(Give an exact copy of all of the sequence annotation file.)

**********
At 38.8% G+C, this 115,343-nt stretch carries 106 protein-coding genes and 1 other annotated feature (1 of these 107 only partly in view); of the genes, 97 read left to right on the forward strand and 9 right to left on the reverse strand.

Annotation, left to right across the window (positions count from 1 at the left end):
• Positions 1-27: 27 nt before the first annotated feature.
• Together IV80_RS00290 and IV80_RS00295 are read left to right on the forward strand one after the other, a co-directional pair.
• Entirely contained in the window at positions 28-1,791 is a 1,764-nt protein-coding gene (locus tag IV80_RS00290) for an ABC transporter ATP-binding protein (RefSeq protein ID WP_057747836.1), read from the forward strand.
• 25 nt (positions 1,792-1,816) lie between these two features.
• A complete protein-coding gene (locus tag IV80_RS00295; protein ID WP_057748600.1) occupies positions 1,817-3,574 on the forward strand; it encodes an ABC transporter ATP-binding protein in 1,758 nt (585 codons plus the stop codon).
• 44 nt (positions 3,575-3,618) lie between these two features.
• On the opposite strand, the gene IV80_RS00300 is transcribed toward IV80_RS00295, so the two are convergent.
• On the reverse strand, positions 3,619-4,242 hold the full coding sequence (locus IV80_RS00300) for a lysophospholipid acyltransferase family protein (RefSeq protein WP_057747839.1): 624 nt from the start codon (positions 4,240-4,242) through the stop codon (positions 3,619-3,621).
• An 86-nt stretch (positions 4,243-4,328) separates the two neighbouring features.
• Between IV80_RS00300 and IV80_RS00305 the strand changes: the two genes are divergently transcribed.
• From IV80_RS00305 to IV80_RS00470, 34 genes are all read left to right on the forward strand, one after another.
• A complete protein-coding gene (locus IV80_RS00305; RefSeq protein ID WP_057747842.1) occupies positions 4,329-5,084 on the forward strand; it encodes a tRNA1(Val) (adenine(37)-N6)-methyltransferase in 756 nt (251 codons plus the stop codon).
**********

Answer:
At 38.8% G+C, this 115,343-nt stretch carries 106 protein-coding genes and 1 other annotated feature (1 of these 107 only partly in view); of the genes, 97 read left to right on the forward strand and 9 right to left on the reverse strand.

Annotation, left to right across the window (positions count from 1 at the left end):
• Positions 1-27: 27 nt before the first annotated feature.
• Together IV80_RS00290 and IV80_RS00295 are read left to right on the forward strand one after the other, a co-directional pair.
• Entirely contained in the window at positions 28-1,791 is a 1,764-nt protein-coding gene (locus tag IV80_RS00290) for an ABC transporter ATP-binding protein (RefSeq protein ID WP_057747836.1), read from the forward strand.
• 25 nt (positions 1,792-1,816) lie between these two features.
• A complete protein-coding gene (locus tag IV80_RS00295; protein ID WP_057748600.1) occupies positions 1,817-3,574 on the forward strand; it encodes an ABC transporter ATP-binding protein in 1,758 nt (585 codons plus the stop codon).
• 44 nt (positions 3,575-3,618) lie between these two features.
• On the opposite strand, the gene IV80_RS00300 is transcribed toward IV80_RS00295, so the two are convergent.
• On the reverse strand, positions 3,619-4,242 hold the full coding sequence (locus IV80_RS00300) for a lysophospholipid acyltransferase family protein (RefSeq protein WP_057747839.1): 624 nt from the start codon (positions 4,240-4,242) through the stop codon (positions 3,619-3,621).
• An 86-nt stretch (positions 4,243-4,328) separates the two neighbouring features.
• Between IV80_RS00300 and IV80_RS00305 the strand changes: the two genes are divergently transcribed.
• From IV80_RS00305 to IV80_RS00470, 34 genes are all read left to right on the forward strand, one after another.
• A complete protein-coding gene (locus IV80_RS00305; RefSeq protein ID WP_057747842.1) occupies positions 4,329-5,084 on the forward strand; it encodes a tRNA1(Val) (adenine(37)-N6)-methyltransferase in 756 nt (251 codons plus the stop codon).